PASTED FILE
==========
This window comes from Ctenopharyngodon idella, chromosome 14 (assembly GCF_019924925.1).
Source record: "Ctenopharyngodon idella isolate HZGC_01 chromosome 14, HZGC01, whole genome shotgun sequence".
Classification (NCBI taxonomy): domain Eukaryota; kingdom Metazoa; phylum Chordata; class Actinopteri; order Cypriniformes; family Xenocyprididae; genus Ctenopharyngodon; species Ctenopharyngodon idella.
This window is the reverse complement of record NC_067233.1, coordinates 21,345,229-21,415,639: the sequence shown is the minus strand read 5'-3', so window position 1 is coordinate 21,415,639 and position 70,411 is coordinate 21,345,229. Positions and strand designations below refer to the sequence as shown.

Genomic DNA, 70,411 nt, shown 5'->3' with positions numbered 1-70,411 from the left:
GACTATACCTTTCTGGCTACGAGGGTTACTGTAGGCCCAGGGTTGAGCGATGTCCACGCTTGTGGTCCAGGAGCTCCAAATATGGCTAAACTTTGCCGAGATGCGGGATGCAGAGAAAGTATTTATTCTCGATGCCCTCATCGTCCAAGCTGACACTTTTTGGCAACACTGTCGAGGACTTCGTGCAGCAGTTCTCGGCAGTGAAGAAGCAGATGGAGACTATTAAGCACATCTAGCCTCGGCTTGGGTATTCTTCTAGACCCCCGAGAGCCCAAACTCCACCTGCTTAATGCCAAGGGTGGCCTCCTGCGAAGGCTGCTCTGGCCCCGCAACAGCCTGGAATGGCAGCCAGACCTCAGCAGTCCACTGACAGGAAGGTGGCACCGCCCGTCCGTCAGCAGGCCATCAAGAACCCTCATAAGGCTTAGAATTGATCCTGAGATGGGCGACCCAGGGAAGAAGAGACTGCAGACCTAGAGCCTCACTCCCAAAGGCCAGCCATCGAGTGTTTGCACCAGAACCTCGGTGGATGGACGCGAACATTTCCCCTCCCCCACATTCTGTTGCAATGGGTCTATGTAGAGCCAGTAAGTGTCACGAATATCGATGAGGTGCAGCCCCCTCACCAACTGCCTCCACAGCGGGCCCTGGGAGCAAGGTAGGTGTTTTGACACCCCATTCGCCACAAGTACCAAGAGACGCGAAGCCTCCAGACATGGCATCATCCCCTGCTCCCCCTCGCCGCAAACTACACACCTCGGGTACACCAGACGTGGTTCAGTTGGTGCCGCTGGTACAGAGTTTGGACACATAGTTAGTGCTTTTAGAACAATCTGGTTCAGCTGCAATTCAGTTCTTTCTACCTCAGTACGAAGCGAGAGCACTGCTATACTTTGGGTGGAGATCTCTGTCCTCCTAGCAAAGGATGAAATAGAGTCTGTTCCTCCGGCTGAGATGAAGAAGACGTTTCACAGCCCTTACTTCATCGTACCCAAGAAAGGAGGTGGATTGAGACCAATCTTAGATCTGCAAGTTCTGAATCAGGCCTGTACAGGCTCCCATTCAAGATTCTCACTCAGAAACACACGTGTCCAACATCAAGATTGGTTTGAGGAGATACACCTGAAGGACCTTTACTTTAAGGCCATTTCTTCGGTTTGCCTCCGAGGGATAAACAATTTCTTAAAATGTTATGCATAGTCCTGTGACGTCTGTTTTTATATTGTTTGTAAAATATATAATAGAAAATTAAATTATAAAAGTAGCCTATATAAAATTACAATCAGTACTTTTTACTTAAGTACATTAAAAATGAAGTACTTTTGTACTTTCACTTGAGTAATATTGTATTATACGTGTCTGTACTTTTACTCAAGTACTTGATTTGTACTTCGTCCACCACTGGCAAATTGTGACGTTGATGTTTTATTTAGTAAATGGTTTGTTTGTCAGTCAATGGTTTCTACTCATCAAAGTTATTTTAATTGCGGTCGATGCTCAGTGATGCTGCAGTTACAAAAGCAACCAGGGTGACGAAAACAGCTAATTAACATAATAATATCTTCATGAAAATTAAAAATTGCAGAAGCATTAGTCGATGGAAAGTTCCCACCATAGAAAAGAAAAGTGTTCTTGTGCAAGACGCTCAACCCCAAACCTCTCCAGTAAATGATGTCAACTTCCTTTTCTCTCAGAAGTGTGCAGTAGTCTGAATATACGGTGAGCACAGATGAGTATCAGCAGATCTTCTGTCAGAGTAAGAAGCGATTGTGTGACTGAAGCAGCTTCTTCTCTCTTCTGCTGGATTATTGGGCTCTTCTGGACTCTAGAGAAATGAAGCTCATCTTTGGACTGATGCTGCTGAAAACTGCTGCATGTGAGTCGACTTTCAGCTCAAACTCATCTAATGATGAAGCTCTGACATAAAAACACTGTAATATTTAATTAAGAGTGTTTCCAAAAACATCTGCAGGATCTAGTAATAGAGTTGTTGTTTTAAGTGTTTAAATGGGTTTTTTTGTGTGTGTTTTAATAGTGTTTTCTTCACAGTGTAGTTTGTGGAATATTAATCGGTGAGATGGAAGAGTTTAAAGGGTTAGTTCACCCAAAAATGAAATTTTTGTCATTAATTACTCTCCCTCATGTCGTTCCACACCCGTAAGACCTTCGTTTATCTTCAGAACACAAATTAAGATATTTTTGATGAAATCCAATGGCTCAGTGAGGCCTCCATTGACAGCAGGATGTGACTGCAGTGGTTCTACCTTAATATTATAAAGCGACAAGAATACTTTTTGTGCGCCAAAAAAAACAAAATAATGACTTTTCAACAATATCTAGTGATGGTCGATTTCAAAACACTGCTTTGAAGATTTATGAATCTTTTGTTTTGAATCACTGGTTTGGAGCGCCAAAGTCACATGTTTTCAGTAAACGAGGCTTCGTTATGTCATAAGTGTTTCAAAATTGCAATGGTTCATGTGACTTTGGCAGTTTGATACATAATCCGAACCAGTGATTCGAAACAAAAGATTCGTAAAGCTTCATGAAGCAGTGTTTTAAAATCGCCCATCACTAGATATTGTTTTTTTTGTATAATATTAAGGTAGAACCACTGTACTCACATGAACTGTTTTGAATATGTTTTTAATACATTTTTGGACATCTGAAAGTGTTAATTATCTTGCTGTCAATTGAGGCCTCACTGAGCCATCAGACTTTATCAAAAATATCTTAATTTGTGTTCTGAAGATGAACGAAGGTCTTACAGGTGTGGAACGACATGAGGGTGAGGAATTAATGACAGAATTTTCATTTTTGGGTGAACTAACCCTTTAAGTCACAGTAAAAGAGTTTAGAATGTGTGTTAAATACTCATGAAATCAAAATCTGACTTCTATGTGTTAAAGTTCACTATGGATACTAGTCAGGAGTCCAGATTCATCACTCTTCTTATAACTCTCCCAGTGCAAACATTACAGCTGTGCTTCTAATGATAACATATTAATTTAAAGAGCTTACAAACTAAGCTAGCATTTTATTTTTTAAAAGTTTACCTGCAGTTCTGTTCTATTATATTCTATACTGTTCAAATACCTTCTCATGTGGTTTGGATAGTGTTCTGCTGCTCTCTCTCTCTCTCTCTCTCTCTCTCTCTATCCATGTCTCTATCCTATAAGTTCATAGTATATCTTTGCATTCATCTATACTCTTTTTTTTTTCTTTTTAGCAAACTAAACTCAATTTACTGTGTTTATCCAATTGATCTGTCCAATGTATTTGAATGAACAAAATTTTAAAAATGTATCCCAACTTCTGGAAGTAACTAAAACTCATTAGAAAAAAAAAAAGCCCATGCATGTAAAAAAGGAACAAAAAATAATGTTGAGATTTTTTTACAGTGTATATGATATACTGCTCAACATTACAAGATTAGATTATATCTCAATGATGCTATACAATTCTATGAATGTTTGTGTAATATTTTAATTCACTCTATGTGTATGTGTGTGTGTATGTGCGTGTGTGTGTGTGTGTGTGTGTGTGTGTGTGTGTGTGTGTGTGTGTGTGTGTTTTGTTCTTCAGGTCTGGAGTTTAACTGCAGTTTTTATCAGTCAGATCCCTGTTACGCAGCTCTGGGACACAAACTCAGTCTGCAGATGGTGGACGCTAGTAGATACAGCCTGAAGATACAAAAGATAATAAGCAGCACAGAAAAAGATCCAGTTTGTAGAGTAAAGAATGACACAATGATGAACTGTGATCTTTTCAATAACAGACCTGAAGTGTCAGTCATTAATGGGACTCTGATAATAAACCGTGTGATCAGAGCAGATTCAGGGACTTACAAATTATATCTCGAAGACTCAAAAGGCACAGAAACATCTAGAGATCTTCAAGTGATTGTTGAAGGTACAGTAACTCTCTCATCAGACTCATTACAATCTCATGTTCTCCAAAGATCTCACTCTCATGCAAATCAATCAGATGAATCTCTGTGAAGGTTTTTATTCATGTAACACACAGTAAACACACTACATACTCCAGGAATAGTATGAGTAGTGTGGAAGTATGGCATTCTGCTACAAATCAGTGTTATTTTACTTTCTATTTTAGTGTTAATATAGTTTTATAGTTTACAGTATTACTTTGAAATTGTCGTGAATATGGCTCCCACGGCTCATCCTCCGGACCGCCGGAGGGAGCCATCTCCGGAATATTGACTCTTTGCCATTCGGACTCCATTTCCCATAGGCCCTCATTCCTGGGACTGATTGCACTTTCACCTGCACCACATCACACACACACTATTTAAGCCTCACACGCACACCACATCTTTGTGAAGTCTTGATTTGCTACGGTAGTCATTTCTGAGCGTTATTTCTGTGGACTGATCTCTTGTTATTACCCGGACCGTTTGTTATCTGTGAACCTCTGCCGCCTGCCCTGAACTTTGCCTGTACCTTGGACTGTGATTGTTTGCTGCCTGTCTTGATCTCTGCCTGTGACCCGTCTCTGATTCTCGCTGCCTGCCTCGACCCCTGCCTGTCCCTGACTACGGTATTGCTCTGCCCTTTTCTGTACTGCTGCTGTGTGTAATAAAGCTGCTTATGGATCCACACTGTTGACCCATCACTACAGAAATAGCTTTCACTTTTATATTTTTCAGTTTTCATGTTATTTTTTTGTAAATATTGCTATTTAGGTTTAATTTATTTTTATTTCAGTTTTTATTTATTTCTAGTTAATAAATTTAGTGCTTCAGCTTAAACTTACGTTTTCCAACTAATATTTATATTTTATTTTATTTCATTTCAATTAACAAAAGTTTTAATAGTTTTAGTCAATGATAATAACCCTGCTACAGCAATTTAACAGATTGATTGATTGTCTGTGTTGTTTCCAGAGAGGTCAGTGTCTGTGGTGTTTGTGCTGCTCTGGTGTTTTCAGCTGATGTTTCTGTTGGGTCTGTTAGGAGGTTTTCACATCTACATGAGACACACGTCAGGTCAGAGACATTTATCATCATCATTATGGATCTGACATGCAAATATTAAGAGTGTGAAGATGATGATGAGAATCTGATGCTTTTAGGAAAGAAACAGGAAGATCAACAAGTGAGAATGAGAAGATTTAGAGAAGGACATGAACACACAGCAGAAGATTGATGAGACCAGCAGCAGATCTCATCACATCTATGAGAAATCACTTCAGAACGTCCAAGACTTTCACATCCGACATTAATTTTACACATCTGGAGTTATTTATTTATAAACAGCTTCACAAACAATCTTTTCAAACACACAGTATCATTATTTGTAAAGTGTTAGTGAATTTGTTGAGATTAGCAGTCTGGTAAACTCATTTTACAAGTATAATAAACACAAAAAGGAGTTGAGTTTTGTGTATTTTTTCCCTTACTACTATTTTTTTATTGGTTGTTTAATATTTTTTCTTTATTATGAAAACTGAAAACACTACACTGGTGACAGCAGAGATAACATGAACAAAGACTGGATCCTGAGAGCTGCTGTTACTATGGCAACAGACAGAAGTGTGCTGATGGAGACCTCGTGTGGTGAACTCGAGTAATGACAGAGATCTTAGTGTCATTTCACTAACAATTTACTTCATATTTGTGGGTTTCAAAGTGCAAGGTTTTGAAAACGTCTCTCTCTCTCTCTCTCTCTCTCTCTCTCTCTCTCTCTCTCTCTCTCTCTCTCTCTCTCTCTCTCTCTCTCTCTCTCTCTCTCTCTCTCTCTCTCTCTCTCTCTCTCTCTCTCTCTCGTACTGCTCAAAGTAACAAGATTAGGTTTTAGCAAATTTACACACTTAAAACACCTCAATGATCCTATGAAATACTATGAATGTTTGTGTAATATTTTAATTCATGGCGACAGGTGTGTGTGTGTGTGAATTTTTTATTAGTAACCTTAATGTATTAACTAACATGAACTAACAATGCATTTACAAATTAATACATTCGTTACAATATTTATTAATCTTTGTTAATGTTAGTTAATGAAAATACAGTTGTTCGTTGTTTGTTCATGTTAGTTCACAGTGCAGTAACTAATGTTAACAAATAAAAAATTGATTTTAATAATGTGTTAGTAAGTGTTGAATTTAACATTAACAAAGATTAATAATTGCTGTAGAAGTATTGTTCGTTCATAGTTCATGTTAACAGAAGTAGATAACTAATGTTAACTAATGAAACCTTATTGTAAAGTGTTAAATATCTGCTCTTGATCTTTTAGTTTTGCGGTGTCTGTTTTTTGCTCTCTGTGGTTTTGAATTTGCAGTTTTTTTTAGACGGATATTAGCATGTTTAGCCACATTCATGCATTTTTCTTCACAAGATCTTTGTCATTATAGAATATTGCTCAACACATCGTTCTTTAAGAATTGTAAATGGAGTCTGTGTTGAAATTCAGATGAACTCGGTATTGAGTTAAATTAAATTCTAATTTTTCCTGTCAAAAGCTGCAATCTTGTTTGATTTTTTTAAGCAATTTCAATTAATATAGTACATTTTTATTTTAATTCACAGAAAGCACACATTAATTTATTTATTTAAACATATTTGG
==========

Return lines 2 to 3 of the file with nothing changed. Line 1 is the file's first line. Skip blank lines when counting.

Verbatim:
Source record: "Ctenopharyngodon idella isolate HZGC_01 chromosome 14, HZGC01, whole genome shotgun sequence".
Classification (NCBI taxonomy): domain Eukaryota; kingdom Metazoa; phylum Chordata; class Actinopteri; order Cypriniformes; family Xenocyprididae; genus Ctenopharyngodon; species Ctenopharyngodon idella.